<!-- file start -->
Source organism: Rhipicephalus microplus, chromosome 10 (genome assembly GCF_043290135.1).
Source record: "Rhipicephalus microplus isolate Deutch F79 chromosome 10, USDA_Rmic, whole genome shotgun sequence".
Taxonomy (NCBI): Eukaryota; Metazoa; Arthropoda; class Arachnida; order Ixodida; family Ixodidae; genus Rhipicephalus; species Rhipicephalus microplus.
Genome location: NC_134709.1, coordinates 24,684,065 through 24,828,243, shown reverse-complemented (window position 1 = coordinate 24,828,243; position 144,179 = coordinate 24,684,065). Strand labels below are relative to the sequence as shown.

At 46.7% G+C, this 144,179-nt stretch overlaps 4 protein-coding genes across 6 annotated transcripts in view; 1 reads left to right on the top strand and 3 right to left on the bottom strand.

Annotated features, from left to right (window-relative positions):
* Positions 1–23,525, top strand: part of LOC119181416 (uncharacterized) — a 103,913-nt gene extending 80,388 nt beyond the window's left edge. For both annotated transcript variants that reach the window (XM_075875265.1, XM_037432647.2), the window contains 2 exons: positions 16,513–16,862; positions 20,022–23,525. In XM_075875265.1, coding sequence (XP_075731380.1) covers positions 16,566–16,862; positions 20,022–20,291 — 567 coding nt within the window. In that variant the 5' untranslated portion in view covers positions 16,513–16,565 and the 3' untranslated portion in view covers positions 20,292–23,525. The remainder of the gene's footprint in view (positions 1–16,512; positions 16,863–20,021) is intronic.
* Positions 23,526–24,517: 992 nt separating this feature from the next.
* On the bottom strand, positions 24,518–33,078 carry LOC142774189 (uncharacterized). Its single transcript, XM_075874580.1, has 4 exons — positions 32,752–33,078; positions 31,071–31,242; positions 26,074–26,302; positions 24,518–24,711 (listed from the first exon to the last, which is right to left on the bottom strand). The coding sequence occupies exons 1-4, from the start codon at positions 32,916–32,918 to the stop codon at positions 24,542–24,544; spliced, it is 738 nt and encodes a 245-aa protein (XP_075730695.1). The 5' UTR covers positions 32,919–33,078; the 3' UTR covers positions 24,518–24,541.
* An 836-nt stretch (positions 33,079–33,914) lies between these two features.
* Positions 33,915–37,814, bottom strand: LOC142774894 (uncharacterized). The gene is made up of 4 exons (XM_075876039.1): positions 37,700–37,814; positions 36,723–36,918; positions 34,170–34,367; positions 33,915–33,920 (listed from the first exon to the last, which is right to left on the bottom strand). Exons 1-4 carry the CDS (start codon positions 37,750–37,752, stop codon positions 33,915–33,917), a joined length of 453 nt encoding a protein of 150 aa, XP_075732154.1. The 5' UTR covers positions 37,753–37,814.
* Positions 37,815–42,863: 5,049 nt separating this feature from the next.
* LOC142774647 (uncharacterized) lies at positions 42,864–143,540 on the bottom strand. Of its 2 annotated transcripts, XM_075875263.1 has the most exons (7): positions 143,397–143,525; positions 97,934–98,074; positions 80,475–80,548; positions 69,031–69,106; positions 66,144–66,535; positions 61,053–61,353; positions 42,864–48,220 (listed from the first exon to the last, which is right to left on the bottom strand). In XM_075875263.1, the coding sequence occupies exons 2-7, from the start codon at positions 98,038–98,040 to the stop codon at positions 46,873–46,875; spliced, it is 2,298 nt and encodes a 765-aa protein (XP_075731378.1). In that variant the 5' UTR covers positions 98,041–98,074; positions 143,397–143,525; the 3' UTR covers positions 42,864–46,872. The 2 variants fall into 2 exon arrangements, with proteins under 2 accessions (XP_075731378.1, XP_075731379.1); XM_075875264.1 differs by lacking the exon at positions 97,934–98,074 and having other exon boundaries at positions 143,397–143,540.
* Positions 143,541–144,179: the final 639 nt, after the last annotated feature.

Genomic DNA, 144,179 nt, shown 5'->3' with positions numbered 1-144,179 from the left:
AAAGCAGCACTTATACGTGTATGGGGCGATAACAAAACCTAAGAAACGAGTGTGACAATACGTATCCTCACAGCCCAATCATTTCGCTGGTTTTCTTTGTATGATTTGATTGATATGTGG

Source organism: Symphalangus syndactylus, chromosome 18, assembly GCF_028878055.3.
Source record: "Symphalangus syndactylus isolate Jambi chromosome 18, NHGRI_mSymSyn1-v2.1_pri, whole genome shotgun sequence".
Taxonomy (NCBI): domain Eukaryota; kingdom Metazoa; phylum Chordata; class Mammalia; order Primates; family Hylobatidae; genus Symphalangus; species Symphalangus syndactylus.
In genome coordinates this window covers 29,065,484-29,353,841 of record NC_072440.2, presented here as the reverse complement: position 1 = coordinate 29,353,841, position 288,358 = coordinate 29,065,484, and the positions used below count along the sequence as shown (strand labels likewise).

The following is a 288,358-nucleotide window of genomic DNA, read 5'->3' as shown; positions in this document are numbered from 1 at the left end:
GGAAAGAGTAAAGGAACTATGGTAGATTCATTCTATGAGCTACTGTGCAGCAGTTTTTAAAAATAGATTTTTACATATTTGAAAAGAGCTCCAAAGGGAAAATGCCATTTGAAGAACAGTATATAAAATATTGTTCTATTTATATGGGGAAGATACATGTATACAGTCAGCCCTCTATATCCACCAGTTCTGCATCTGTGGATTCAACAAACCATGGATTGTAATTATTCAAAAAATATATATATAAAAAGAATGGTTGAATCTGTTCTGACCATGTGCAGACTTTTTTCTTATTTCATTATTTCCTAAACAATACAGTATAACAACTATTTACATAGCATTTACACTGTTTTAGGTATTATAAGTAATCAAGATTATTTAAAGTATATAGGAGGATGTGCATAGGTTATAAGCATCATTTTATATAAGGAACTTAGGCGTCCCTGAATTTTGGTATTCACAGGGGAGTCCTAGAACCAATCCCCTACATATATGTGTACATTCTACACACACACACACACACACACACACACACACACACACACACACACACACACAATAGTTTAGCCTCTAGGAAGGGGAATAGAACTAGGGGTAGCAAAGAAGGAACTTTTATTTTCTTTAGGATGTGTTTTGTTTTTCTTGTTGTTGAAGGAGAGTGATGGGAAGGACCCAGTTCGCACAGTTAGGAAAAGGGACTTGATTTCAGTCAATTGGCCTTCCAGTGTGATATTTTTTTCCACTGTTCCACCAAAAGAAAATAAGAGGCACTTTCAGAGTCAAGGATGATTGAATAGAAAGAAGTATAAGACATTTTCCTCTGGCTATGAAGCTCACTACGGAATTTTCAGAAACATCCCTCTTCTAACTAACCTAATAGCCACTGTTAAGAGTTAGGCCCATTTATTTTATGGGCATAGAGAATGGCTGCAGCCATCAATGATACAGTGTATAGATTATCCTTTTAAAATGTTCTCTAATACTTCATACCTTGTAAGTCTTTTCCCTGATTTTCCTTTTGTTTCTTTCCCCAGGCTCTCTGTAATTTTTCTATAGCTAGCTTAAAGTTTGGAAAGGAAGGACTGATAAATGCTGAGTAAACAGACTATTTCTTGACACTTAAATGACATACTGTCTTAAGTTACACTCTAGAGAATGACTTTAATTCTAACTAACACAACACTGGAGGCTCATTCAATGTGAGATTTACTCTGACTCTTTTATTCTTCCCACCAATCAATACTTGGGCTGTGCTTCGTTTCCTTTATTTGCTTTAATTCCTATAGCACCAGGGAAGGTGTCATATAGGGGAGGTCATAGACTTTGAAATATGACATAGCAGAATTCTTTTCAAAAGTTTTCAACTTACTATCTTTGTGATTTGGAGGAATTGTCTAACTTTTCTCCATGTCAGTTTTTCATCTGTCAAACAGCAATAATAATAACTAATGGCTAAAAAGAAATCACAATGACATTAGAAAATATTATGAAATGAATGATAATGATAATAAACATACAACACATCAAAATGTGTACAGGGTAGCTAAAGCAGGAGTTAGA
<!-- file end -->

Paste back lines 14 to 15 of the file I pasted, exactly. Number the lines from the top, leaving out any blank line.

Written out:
* Positions 143,541–144,179: the final 639 nt, after the last annotated feature.

Genomic DNA, 144,179 nt, shown 5'->3' with positions numbered 1-144,179 from the left: